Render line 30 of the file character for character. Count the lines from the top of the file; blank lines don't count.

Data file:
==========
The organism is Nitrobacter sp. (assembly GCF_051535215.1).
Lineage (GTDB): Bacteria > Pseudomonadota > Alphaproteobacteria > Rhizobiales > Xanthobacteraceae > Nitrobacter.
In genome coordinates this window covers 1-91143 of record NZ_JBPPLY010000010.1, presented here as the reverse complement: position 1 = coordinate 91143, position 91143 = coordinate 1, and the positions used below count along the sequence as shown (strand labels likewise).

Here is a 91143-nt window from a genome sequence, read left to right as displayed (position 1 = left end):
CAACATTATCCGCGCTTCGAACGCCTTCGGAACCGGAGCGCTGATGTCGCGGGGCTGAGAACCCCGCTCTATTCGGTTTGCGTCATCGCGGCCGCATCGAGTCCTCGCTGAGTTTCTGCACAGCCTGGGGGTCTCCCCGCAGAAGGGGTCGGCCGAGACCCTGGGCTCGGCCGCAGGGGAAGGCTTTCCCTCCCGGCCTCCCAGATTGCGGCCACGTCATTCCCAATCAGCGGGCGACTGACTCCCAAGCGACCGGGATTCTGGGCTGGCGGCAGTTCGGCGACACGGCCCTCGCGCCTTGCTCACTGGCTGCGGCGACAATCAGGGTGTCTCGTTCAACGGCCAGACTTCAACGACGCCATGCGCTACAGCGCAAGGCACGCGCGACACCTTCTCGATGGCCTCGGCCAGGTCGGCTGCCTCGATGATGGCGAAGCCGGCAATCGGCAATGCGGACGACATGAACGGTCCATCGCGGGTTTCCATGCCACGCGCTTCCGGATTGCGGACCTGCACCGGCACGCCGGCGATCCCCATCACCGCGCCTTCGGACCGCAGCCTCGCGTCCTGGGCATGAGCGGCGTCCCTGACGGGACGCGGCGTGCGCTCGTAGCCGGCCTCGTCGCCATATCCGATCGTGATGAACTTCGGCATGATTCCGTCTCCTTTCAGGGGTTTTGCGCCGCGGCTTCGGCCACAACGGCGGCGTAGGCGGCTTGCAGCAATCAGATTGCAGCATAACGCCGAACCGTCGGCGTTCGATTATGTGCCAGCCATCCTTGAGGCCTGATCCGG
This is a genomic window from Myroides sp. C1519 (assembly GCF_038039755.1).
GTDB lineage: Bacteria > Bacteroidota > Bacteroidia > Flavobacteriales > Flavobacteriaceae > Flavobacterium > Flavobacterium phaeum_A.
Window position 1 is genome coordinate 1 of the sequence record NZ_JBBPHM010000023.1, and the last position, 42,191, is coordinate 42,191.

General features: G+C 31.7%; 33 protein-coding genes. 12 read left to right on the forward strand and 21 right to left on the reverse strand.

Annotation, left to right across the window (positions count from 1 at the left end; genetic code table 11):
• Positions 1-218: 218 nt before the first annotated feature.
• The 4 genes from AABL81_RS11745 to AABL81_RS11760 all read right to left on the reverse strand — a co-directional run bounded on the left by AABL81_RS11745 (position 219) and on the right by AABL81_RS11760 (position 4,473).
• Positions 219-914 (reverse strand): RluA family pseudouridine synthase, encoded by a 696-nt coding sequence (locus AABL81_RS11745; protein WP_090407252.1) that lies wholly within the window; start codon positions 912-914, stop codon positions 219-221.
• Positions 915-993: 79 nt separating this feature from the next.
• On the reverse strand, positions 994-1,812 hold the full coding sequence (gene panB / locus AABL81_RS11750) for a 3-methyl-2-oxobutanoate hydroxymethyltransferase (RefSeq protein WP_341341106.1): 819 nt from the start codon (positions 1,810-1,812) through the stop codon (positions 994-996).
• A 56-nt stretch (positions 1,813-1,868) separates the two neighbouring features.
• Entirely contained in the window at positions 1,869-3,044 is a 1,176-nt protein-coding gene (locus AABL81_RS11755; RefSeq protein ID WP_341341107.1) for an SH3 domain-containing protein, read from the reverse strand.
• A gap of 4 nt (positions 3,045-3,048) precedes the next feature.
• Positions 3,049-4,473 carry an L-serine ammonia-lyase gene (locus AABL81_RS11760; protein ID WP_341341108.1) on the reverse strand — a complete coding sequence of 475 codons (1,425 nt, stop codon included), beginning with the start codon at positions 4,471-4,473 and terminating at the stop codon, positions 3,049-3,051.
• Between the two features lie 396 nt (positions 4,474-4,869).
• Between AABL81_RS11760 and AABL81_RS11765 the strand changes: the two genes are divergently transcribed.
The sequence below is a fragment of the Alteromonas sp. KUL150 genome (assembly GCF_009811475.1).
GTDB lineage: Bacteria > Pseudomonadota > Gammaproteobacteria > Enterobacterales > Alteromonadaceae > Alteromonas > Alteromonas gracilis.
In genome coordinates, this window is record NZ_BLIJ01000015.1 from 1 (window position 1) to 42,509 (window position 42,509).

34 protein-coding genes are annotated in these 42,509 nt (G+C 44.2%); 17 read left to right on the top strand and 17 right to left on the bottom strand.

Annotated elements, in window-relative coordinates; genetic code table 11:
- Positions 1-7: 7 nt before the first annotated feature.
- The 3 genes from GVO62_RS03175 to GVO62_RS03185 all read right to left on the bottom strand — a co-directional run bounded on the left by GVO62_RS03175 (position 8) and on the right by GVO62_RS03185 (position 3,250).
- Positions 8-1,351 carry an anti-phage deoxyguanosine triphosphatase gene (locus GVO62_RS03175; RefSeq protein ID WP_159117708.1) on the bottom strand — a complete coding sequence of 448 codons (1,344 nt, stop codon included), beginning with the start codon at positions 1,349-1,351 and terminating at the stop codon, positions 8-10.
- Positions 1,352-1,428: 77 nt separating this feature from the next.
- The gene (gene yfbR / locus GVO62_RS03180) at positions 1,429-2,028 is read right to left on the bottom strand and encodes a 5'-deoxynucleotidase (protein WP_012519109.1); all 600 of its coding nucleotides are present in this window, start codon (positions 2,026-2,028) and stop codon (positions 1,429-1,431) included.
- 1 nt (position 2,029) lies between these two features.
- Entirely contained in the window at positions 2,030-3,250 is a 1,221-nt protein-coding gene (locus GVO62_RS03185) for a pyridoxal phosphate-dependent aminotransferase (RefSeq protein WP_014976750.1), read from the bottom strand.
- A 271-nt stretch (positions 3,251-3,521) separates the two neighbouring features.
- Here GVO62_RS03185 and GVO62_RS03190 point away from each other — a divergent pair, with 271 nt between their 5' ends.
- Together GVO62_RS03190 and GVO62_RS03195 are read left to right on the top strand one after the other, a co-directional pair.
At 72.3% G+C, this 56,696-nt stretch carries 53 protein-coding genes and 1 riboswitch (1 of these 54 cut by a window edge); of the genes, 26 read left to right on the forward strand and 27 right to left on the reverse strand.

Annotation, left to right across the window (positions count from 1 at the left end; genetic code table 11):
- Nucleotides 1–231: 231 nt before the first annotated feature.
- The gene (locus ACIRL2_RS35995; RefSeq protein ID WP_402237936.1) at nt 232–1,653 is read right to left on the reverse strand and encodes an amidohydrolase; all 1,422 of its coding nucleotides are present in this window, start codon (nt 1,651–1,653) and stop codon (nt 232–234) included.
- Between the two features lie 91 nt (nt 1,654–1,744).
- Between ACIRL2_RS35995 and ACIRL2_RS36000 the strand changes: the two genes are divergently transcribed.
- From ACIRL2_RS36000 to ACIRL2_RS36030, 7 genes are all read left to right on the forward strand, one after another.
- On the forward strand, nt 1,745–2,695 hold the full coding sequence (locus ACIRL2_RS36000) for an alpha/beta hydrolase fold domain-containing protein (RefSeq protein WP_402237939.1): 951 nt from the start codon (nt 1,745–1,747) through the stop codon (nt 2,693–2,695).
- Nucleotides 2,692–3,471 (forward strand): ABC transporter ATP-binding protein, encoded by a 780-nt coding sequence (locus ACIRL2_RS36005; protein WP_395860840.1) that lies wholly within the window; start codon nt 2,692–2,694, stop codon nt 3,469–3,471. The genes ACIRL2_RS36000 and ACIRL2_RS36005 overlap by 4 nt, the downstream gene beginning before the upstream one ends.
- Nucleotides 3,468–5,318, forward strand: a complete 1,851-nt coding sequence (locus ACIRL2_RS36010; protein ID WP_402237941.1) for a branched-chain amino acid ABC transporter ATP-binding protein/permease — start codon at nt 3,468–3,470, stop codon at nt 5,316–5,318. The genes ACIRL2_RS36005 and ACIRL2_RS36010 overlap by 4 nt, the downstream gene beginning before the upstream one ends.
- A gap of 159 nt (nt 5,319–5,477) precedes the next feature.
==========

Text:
- Positions 1,352-1,428: 77 nt separating this feature from the next.